An “interesting” night’s sleep. I should have worn Pampers, enough already. The weather is looking wet and grey, and our horse-ride looks in danger of being cancelled. Suspicion is confirmed at reception by Christian, who tells us that it may be possible to go out this afternoon, maybe, possibly. Not what I had in mind. Still, it means we can have a lazy breakfast. No firm plans (again) as to other options so we enlist help from reception – Christian’s mother? She quickly narrows it down to three or four options, one of which is a visit to the Termas de San Luis, towards Currarehue (another one of those places whose name I have seen on a map and somehow inspired a visit).
It’s an easy drive to the Termas. The baths are well maintained, surrounded by a small complex with changing rooms and a cafeteria. First we go for the covered pool, the water is lovely and warm and we spend a lot of time in the pool. A few other people are around but it is not busy by any means. Afterwards we have a short spell in the outside, uncovered, pool. It’s an odd sensation, sitting in a warm pool, with rain falling on your head, and seeing the trees being blown about by the strong wind, the steam rising off the water.
After changing we (I) have a bite of lunch in the cafeteria. It’s 1-2pm by now. We opt for the black-and-white road across to Coñaripe, to visit the Salto El León. The road up to the salto is reasonably good. The salto is bigger and more spectacular than I thought it would be. We wrap up in our Gore-Tex jackets but forgot the hiking boots. Ness fell over on the slippery walkway. I only noticed Nessie’s wet bottom afterwards because I had my back turned at the time. We spend a few short moments standing in the waterfall spray but Ness has already walked back (reason: wet bum!) (reason 2: hurt pride?) and we then spend a few more minutes admiring the Salto from a safer distance. Worth the visit.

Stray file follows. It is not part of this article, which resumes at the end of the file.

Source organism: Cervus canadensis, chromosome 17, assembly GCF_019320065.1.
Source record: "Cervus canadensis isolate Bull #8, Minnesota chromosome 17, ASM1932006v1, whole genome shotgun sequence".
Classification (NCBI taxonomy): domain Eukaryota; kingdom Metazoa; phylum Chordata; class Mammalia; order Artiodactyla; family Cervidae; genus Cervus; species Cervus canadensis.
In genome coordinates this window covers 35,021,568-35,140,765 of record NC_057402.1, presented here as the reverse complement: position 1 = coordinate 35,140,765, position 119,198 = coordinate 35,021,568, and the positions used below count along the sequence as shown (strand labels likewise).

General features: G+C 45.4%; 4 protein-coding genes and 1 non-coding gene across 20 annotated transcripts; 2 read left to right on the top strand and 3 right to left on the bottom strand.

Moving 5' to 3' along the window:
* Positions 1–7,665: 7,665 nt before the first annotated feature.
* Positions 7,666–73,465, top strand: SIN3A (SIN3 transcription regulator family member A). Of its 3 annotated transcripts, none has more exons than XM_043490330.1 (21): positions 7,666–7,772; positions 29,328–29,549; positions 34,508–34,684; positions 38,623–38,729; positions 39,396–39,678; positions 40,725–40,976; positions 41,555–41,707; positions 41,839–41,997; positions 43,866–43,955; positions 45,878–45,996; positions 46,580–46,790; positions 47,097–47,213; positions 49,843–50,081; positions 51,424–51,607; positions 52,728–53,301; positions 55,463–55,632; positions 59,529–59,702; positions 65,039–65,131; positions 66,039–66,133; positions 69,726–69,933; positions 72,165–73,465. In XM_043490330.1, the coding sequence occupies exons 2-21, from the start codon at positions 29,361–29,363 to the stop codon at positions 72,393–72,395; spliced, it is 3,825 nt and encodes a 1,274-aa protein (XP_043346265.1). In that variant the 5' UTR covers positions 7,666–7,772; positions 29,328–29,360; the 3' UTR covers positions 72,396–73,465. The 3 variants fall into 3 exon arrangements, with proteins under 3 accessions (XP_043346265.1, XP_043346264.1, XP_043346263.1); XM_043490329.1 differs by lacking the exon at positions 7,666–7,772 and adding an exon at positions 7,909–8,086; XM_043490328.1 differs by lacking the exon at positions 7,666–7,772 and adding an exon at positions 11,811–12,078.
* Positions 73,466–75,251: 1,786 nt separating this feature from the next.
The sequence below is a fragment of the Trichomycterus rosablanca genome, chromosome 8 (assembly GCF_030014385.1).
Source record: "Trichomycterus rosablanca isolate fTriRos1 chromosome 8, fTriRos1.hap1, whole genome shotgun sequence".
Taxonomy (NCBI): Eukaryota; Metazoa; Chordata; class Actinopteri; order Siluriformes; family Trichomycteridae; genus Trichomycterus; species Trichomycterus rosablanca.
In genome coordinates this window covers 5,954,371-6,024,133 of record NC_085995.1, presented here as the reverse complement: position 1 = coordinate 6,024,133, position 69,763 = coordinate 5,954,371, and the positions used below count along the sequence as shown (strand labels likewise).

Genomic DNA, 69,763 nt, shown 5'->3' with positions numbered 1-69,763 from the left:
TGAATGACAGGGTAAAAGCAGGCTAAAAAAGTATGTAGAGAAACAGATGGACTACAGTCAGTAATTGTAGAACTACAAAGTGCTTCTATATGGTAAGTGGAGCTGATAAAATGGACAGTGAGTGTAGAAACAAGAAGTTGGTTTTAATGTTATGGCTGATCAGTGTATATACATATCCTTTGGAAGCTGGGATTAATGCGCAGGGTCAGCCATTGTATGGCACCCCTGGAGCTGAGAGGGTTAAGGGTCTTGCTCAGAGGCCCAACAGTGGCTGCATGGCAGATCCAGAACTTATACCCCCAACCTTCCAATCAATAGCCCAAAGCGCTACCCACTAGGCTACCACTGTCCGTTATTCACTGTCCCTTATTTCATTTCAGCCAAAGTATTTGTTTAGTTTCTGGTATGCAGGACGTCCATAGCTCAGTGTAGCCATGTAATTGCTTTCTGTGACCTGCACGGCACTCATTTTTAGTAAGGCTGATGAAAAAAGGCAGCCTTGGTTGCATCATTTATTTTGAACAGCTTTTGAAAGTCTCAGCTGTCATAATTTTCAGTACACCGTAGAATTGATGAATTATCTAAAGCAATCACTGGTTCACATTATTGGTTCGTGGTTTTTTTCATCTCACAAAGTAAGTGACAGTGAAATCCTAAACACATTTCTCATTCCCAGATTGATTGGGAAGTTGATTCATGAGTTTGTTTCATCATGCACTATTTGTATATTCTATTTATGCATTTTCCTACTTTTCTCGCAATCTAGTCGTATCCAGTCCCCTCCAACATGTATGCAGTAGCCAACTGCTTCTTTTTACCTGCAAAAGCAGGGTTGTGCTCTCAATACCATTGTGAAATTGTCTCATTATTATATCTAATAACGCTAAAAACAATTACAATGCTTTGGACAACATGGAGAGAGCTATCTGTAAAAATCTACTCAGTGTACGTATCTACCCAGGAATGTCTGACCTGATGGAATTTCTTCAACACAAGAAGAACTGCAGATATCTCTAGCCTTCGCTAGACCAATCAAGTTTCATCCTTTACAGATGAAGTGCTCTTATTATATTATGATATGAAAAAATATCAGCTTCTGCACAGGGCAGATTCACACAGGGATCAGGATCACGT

The road so far has been fine. We have enough petrol and time so decide to carry on to Coñaripe. On nearing the national park borders the road starts to get worse. At a wooden bridge we park the car. First we had started to cross it but once across we took one look at the road and decided against continuing. There was nowhere to turn though so we had to reverse back over the bridge, which was tricky. First attempt started to go wrong so we moved forward again so Ness could get out to direct me. But Ness was still undressed (trying to dry wet bum!) so while waiting the German guy (a couple who had parked their car just before the bridge) cottoned on to what we were trying to do and was helpful in directing us across at the second attempt. We then had a short walk along the road, just inside the national park but we turn back a bit too soon for my liking as Ness is worried about the failing light. The air is fresh, everything around us is green, with unfamiliar trees and plants. We spot a big group of the famous Araucaria trees high up on some of the hills. It’s still a good drive back to Pucón and on the way we take a few pictures. The volcano is still hiding itself though.
Our stay in Pucón is nearly over, only a part of the day is left tomorrow before we have to catch our 6pm flight from Temuco. So far I have mixed feelings about Pucón. The setting and scenery are second to none, the lake, the mountains, the greenery, the absent volcano, and the town and hotel are equally appealing; Pucón itself is a small convivial wooden village/town, our hotel is a combination of 50’s architecture, lovely gardens and fantastic views, with cosy log fires like the one I’m sat by now in the lounge. But I think we will leave Pucón feeling unfulfilled. It held so much promise, none of which we have been able to convert into reality: the cancelled volcano-hike (probably a good thing in hindsight), the postponed horse-trek (let’s see about tomorrow), and the rafting never got a second mention. Even if it weren’t for these, we could at least have gone on some good day-long walks but we haven’t planned it out properly and left the days to slip by, agreeably.